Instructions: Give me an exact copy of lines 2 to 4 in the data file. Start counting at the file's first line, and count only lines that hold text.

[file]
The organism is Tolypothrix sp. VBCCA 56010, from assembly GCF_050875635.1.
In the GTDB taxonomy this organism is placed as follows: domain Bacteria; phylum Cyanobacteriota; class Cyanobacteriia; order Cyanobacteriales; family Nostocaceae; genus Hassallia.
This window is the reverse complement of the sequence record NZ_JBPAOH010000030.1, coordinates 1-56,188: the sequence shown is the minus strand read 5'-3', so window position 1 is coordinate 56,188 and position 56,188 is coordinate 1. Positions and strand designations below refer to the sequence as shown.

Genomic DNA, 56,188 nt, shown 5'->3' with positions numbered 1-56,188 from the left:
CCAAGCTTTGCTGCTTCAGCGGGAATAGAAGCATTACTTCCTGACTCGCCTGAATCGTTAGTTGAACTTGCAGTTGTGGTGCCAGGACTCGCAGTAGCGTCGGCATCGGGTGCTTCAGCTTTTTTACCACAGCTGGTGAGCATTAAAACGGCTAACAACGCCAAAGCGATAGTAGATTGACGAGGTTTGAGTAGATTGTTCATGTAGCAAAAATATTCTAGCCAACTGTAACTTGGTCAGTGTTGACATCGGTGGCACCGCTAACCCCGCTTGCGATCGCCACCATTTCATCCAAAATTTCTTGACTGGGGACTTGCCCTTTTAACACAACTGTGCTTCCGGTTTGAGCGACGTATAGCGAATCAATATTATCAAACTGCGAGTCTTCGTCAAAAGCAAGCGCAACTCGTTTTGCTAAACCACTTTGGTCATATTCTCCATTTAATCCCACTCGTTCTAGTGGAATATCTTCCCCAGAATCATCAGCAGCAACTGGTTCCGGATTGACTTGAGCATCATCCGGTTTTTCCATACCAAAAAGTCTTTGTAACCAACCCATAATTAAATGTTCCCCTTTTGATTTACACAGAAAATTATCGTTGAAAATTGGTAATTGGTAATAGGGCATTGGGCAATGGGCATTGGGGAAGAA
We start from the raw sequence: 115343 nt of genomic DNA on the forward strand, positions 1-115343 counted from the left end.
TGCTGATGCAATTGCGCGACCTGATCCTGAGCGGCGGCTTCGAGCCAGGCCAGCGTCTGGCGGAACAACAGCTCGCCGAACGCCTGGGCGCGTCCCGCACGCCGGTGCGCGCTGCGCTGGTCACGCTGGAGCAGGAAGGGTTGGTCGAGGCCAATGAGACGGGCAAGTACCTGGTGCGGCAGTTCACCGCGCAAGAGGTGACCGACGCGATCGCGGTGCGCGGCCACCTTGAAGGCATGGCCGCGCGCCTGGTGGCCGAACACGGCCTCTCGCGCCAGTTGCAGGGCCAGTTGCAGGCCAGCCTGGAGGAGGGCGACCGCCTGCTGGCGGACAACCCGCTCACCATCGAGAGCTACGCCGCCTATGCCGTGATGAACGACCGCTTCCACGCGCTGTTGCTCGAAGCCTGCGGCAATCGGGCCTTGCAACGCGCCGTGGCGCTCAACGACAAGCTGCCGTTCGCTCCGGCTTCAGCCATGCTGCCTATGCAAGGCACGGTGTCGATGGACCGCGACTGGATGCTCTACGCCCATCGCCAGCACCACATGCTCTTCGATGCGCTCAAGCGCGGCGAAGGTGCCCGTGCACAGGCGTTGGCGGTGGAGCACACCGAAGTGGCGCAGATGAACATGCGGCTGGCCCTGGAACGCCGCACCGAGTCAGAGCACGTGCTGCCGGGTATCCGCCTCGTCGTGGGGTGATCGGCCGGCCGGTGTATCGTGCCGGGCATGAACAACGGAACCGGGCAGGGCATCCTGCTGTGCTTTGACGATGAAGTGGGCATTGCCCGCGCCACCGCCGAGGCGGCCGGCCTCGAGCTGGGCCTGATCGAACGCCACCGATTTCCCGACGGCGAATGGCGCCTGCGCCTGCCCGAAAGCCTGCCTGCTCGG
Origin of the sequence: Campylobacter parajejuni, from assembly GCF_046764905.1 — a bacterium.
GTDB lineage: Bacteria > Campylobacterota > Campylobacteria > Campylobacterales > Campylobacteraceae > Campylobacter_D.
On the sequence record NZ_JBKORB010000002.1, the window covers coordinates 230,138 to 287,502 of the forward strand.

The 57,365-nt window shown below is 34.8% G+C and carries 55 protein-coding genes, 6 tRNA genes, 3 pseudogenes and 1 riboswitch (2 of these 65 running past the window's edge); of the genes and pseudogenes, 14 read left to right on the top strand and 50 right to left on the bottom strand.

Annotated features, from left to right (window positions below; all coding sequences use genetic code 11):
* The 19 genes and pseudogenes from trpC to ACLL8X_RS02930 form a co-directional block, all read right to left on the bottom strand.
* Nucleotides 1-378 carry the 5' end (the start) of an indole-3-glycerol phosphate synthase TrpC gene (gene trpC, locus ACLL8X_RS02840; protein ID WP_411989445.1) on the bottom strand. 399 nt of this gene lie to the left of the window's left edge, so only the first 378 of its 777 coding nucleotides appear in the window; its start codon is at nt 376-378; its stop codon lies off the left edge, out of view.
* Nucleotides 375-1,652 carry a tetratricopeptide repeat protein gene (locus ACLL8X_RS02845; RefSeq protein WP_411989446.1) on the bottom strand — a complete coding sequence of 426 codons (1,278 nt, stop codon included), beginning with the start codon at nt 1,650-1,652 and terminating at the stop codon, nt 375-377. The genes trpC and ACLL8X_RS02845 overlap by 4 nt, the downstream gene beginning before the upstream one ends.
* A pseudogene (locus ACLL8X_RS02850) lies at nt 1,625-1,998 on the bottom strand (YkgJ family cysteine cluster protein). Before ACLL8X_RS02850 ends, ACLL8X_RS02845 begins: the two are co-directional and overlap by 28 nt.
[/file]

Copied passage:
In the GTDB taxonomy this organism is placed as follows: domain Bacteria; phylum Cyanobacteriota; class Cyanobacteriia; order Cyanobacteriales; family Nostocaceae; genus Hassallia.
This window is the reverse complement of the sequence record NZ_JBPAOH010000030.1, coordinates 1-56,188: the sequence shown is the minus strand read 5'-3', so window position 1 is coordinate 56,188 and position 56,188 is coordinate 1. Positions and strand designations below refer to the sequence as shown.

Genomic DNA, 56,188 nt, shown 5'->3' with positions numbered 1-56,188 from the left: